Get Lost in Ireland

Ballyfin Demesne

County Laois, Ireland
+353 (0) 5787 55866

Details: $639 to $2,018 per night in low season, and $942 to $2,286 in high season, inclusive of all meals, drinks, and most activities; surcharges may apply for spa services and other activities

Getting there: 90 minutes from Dublin Airport by car service

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One of the great tragedies of viewing historical architecture in the modern day is that we rarely experience these buildings as they were intended to be enjoyed. No matter how exquisitely staged, the rooms in former estates like Biltmore, the Hermitage, or Versailles have been denatured for public view: Silk upholstered walls have been girded by guard rails, ornate carpets have been paved in plastic, and the enveloping dimensions of interiors have been reduced to whatever you can glimpse from the viewing corral that bars your entrance into rooms.

The magic of Ballyfin Demesne in County Laois, Ireland, is that it operates as it was designed to in the 1820s, for the sensual pleasure and recreation of its occupants (it is now a boutique hotel). The imposing Georgian house is at once modest (with only 15 bedrooms) and grandly scaled; its massive portico—which looms like a mountain face as one rounds a turn in the drive—is designed to impress, while its lavishly furnished library stretches 80 feet from wall to wall. Still, the enfiladed rooms at Ballyfin connote intimacy, with book-strewn nooks and deep sofas pulled up to homey, peat-scented fires; as when it was built, Ballyfin’s interiors encourage guests to not only look at, but live with, the house’s vast collection of Irish and Irish-themed art.

A little history: In the mid-17th Century, the estate was awarded to Englishman Periam Pole, who had supported England’s war against the Irish Confederacy in the 1640s. But it was not until a century later that any lasting mark was made on the property. Influenced in the mid-18th century by the studied naturalism of Lancelot “Capability” Brown, Periam’s grandson, William Pole, engineered Ballyfin’s picturesque lake and sculpted the Demesne’s acreage into a park with hills, gardens, and trees. Visitors to Ballyfin still enjoy the breathtaking panoramas Pole created.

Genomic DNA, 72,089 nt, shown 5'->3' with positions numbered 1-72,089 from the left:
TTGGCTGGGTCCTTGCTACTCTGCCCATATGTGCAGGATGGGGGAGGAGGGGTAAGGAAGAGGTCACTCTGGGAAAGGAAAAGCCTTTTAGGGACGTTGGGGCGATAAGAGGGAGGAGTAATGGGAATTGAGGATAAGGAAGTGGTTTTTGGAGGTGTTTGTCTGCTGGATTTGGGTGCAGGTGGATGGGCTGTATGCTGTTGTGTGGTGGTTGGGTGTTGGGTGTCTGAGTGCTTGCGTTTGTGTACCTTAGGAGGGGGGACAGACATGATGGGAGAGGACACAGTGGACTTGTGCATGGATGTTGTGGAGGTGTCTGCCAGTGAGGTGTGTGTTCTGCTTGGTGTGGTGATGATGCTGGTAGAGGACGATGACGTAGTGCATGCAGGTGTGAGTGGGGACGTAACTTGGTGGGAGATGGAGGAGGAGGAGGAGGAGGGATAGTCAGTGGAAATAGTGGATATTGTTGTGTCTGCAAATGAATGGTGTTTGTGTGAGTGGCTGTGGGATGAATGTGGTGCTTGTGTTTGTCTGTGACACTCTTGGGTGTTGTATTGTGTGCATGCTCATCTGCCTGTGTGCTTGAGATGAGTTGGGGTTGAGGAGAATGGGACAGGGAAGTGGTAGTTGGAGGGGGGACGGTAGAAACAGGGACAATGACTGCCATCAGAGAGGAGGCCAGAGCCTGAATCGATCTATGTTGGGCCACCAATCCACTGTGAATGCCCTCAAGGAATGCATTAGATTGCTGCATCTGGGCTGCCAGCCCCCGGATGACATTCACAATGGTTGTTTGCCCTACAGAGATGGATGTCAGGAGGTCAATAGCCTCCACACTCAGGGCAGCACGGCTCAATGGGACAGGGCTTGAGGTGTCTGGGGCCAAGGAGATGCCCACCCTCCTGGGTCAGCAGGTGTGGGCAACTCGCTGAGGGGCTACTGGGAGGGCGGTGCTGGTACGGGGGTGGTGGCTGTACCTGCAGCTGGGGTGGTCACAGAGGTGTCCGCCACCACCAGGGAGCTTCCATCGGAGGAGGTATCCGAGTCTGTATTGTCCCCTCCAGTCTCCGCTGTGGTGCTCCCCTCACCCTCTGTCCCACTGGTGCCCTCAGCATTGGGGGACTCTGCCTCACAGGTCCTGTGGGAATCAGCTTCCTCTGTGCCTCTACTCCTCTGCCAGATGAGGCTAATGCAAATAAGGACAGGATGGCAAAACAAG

The Georgian structure that now sits perfectly ensconced in Pole’s park dates from the sale of Ballyfin to Sir Charles Henry Coote, who, at the age of 10, inherited the baronetcy and Irish estate of his cousin, the 7th Earl of Mountrath. The house that Coote built in 1820 would be a testament to his elevated status. Ballyfin’s Palladian grandeur—marked by a central block with its giant order portico, which is, in turn, flanked by planar receding blocks—is simple, confident, and deadly serious. The Coote family’s coat of arms takes pride of place in the central pediment, while, inside, massive columns and almost dizzyingly ornate plasterwork continue an architectural program designed to impress.

For 100 years, generations of Cootes lived and entertained at Ballyfin, employing scores of servants, workmen, and gardeners to maintain the estate. But when the rise of the Irish Free State coincided with the aftermath of WWI and the wane of Victorian power, the Cootes withdrew from Ireland. They sold the estate to the Roman Catholic Patrician Brothers, who turned the property into Ballyfin College. Sadly, the Patrician Brothers could not afford to maintain a house with such a high degree of finish.